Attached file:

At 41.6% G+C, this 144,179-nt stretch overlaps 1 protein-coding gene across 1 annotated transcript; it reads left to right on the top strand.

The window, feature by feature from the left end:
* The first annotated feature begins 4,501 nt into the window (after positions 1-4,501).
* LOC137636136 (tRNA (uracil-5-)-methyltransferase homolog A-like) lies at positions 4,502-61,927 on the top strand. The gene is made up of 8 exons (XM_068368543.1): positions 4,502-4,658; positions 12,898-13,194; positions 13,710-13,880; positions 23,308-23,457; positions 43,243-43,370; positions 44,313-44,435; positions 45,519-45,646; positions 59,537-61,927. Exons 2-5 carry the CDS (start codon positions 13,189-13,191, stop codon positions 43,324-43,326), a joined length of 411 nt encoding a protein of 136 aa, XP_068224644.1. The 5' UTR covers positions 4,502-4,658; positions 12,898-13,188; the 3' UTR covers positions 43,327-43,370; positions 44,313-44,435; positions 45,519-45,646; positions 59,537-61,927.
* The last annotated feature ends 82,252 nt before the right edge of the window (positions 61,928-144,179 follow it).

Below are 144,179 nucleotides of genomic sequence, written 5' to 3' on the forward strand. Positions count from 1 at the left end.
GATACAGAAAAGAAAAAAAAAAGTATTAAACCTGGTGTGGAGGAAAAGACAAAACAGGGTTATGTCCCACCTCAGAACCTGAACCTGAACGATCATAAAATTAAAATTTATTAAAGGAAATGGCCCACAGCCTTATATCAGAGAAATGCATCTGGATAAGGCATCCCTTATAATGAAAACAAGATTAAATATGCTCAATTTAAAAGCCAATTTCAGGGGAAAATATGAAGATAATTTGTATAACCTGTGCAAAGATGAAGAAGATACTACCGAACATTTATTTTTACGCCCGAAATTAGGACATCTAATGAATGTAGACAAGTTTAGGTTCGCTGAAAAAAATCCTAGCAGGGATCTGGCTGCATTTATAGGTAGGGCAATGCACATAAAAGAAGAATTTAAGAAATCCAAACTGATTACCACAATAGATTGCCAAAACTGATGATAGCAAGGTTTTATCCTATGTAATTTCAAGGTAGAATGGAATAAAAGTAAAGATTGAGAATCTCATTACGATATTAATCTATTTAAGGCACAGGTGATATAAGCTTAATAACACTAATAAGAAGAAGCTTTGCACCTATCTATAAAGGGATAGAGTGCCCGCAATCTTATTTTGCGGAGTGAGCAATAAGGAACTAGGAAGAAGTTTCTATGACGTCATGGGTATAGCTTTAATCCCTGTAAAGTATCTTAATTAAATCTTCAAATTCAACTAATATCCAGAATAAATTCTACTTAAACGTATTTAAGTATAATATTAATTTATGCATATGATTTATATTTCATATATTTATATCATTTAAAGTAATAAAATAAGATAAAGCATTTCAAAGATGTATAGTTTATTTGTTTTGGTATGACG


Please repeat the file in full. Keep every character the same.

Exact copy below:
At 41.6% G+C, this 144,179-nt stretch overlaps 1 protein-coding gene across 1 annotated transcript; it reads left to right on the top strand.

The window, feature by feature from the left end:
* The first annotated feature begins 4,501 nt into the window (after positions 1-4,501).
* LOC137636136 (tRNA (uracil-5-)-methyltransferase homolog A-like) lies at positions 4,502-61,927 on the top strand. The gene is made up of 8 exons (XM_068368543.1): positions 4,502-4,658; positions 12,898-13,194; positions 13,710-13,880; positions 23,308-23,457; positions 43,243-43,370; positions 44,313-44,435; positions 45,519-45,646; positions 59,537-61,927. Exons 2-5 carry the CDS (start codon positions 13,189-13,191, stop codon positions 43,324-43,326), a joined length of 411 nt encoding a protein of 136 aa, XP_068224644.1. The 5' UTR covers positions 4,502-4,658; positions 12,898-13,188; the 3' UTR covers positions 43,327-43,370; positions 44,313-44,435; positions 45,519-45,646; positions 59,537-61,927.
* The last annotated feature ends 82,252 nt before the right edge of the window (positions 61,928-144,179 follow it).

Below are 144,179 nucleotides of genomic sequence, written 5' to 3' on the forward strand. Positions count from 1 at the left end.
GATACAGAAAAGAAAAAAAAAAGTATTAAACCTGGTGTGGAGGAAAAGACAAAACAGGGTTATGTCCCACCTCAGAACCTGAACCTGAACGATCATAAAATTAAAATTTATTAAAGGAAATGGCCCACAGCCTTATATCAGAGAAATGCATCTGGATAAGGCATCCCTTATAATGAAAACAAGATTAAATATGCTCAATTTAAAAGCCAATTTCAGGGGAAAATATGAAGATAATTTGTATAACCTGTGCAAAGATGAAGAAGATACTACCGAACATTTATTTTTACGCCCGAAATTAGGACATCTAATGAATGTAGACAAGTTTAGGTTCGCTGAAAAAAATCCTAGCAGGGATCTGGCTGCATTTATAGGTAGGGCAATGCACATAAAAGAAGAATTTAAGAAATCCAAACTGATTACCACAATAGATTGCCAAAACTGATGATAGCAAGGTTTTATCCTATGTAATTTCAAGGTAGAATGGAATAAAAGTAAAGATTGAGAATCTCATTACGATATTAATCTATTTAAGGCACAGGTGATATAAGCTTAATAACACTAATAAGAAGAAGCTTTGCACCTATCTATAAAGGGATAGAGTGCCCGCAATCTTATTTTGCGGAGTGAGCAATAAGGAACTAGGAAGAAGTTTCTATGACGTCATGGGTATAGCTTTAATCCCTGTAAAGTATCTTAATTAAATCTTCAAATTCAACTAATATCCAGAATAAATTCTACTTAAACGTATTTAAGTATAATATTAATTTATGCATATGATTTATATTTCATATATTTATATCATTTAAAGTAATAAAATAAGATAAAGCATTTCAAAGATGTATAGTTTATTTGTTTTGGTATGACG